Members of the Protestant Churches of Christ,
Non-Catholic Christianity is like a shattered mirror; it reflects something that precedes it, it distorts parts of the image of the original object, and it might not reflect parts of the object at all. The image that is seen in the mirror is similar to the object, and those similarities are good, but it is not the full image of the object, and it certainly is not the actual object itself.
The Protestant Church of Christ partially understands spiritual fatherhood, and it utilizes a different vocabulary than that of the Catholic Church of Christ—words that are, in its estimation, more biblically tolerable than the Catholic Church’s use of the respectful address of “father” for her priests. Instead, some portions of the Protestant Churches of Christ use the word “discipler” (which means “teacher”), some use the word “mentor” (which means “teacher”), some use the words “brother” or “sister”, and some use no title or address at all to refer to any fellow believer who helps them on their journey. But the roles are similar: spiritual mentorship, spiritual fatherhood.
Your communities exercise the role of spiritual fatherhood primarily by engaging in Bible studies, preaching, and building accountable relationships. These are good things! The Catholic understanding of spiritual fatherhood, however, because it is not a shattered reflection, but the fullness of Christianity, is much more clear; it is catechetical, sacramental, and pastoral.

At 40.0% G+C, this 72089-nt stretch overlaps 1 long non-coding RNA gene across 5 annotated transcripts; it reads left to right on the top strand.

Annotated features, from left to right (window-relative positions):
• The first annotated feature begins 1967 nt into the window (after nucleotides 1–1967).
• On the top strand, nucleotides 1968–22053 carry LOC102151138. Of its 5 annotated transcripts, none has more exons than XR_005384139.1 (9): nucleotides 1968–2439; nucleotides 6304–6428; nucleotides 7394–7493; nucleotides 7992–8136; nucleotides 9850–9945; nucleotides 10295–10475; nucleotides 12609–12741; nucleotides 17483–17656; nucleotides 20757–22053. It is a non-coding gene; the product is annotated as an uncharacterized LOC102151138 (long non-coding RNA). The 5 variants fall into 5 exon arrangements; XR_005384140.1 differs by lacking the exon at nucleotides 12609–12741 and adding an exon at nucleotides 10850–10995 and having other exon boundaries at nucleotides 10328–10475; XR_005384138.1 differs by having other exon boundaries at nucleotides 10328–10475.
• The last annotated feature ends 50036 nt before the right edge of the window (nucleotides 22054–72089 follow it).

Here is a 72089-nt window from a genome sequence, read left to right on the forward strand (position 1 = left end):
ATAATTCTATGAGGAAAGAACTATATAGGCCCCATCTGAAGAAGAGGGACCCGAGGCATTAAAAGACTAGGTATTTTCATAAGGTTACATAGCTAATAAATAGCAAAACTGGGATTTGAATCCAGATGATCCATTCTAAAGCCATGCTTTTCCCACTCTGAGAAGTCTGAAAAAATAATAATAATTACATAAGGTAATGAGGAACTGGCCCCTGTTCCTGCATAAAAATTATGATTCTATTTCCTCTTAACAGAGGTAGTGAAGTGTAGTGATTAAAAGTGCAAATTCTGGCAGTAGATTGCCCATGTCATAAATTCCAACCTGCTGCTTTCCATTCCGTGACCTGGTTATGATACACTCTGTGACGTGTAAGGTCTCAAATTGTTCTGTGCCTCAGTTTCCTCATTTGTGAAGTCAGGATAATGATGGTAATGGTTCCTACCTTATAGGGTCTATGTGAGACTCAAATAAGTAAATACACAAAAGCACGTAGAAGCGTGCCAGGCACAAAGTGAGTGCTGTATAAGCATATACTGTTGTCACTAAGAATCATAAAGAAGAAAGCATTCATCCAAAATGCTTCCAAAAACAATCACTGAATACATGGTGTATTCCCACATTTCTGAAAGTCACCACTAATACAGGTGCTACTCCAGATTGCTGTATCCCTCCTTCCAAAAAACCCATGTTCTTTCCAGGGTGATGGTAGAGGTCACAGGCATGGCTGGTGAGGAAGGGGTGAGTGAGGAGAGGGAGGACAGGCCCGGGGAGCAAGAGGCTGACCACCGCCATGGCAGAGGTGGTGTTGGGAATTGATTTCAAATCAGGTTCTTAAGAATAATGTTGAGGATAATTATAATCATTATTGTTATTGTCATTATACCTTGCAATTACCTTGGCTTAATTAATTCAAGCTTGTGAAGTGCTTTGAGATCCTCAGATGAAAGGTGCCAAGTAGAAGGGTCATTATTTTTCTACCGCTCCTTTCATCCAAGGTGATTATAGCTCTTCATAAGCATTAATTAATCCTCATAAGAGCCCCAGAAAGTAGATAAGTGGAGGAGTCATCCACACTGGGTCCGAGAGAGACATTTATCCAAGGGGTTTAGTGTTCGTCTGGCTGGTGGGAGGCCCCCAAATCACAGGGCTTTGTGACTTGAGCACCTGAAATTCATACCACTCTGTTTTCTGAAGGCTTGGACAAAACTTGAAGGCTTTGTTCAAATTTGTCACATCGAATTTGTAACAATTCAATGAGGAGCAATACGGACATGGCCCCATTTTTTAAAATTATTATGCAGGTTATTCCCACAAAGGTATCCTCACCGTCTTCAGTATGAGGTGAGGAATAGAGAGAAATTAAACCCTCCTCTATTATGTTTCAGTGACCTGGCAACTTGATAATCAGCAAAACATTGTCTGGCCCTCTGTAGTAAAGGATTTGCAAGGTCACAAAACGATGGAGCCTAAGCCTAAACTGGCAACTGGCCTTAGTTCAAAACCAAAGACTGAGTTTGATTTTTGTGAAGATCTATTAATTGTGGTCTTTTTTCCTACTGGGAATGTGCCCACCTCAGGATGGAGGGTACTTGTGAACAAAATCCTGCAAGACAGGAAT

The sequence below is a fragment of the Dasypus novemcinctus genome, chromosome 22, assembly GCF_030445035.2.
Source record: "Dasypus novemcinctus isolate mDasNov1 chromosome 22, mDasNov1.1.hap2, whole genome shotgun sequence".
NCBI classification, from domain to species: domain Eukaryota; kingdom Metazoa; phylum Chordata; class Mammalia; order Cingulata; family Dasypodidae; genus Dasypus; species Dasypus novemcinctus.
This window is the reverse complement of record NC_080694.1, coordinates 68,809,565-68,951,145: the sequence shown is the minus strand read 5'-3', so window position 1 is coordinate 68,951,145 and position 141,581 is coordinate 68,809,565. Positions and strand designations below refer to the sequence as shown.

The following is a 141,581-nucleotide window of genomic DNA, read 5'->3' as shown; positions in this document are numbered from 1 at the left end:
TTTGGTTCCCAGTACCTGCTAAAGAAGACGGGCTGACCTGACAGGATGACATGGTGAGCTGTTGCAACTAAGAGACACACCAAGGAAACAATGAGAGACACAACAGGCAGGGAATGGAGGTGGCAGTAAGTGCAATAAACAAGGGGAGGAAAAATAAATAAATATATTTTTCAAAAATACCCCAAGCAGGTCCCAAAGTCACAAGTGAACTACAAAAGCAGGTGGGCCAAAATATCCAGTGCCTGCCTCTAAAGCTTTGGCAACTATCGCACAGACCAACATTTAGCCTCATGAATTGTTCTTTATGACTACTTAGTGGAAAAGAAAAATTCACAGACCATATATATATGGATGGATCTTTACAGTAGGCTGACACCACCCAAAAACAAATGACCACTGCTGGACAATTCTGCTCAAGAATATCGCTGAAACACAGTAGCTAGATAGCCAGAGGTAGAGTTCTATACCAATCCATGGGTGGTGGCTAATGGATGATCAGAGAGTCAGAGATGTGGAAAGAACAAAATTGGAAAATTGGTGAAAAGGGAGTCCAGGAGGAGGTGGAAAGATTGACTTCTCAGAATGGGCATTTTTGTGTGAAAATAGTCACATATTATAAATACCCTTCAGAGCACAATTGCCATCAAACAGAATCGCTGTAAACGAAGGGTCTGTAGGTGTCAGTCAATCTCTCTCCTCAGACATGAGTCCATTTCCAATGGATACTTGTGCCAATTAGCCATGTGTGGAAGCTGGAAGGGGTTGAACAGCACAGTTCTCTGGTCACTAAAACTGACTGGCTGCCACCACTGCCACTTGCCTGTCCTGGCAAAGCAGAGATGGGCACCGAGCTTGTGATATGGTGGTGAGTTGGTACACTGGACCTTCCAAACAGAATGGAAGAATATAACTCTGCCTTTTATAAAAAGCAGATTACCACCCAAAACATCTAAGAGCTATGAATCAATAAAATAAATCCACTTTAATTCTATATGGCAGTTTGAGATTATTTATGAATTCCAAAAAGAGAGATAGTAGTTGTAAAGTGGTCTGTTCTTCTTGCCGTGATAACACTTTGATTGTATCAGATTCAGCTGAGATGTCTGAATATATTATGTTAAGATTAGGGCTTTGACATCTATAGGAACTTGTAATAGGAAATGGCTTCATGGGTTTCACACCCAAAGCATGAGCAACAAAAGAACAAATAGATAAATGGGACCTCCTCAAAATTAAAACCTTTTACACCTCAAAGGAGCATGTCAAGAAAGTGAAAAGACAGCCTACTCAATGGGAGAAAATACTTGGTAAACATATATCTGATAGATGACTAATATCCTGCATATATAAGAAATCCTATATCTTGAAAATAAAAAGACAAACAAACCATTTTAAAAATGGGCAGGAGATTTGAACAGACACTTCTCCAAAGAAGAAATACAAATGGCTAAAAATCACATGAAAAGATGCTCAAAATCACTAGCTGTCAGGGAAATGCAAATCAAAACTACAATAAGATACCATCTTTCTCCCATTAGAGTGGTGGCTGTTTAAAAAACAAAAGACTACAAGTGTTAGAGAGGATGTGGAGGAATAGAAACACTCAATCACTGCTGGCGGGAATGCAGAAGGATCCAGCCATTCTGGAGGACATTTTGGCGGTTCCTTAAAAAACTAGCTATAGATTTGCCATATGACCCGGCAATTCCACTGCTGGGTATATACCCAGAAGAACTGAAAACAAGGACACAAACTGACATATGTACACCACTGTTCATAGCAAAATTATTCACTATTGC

A priest is not a father in a divine sense; he is a father in a spiritual—not divine—sense. A priest is not God; God entrusts the priest with the spiritual welfare of his flock, and a priest exercises his spiritual fatherhood in several ways. The first way, usually, is at a child’s Baptism. (I will heavily address Baptism in future essays.) Like a biological father who witnesses his child’s birth, a priest baptizes the child, and the child is born again (John 3:3).1
A priest is a spiritual father when he hears confessions. When a Catholic confesses sin to a priest, he addresses the priest by saying, “Forgive me, father, for I have sinned.” Catholics do not believe that the priest is God the Father; they address him as a spiritual father—a man, and that is why the priest refers to any person who comes to confession as, “my child.” At confession, the priest looks upon the repentant sinner with compassion and mercy—as a father.
A priest is a spiritual father when he opens God’s word and teaches people not what they want to hear, but what they need to hear.
A priest is a spiritual father when he celebrates the Mass, as he stands in persona Christi, when he nourishes Christians with the Bread of Heaven.
A priest is a spiritual father when he witnesses a Marriage (the bride and bridegroom “perform” the wedding), and when he blesses the new “one flesh” and looks forward to the lives that the Marriage will bring into the world.
A priest is a spiritual father when he anoints the sick to either bring them back to health or prepare them for their new life (cf. Mark 6:13, James 5:14-15).
A priest guides, protects, and disciplines all that are under his watch. He stands up for the defenseless, for life, the poor, the marginalized, the ill, and the elderly. The priest’s family is not a wife and biological children; he is married to the Church, and his flock is his family—he is its father.
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1 In the case of adult conversion, the priest will baptize the convert if she has not already been baptized.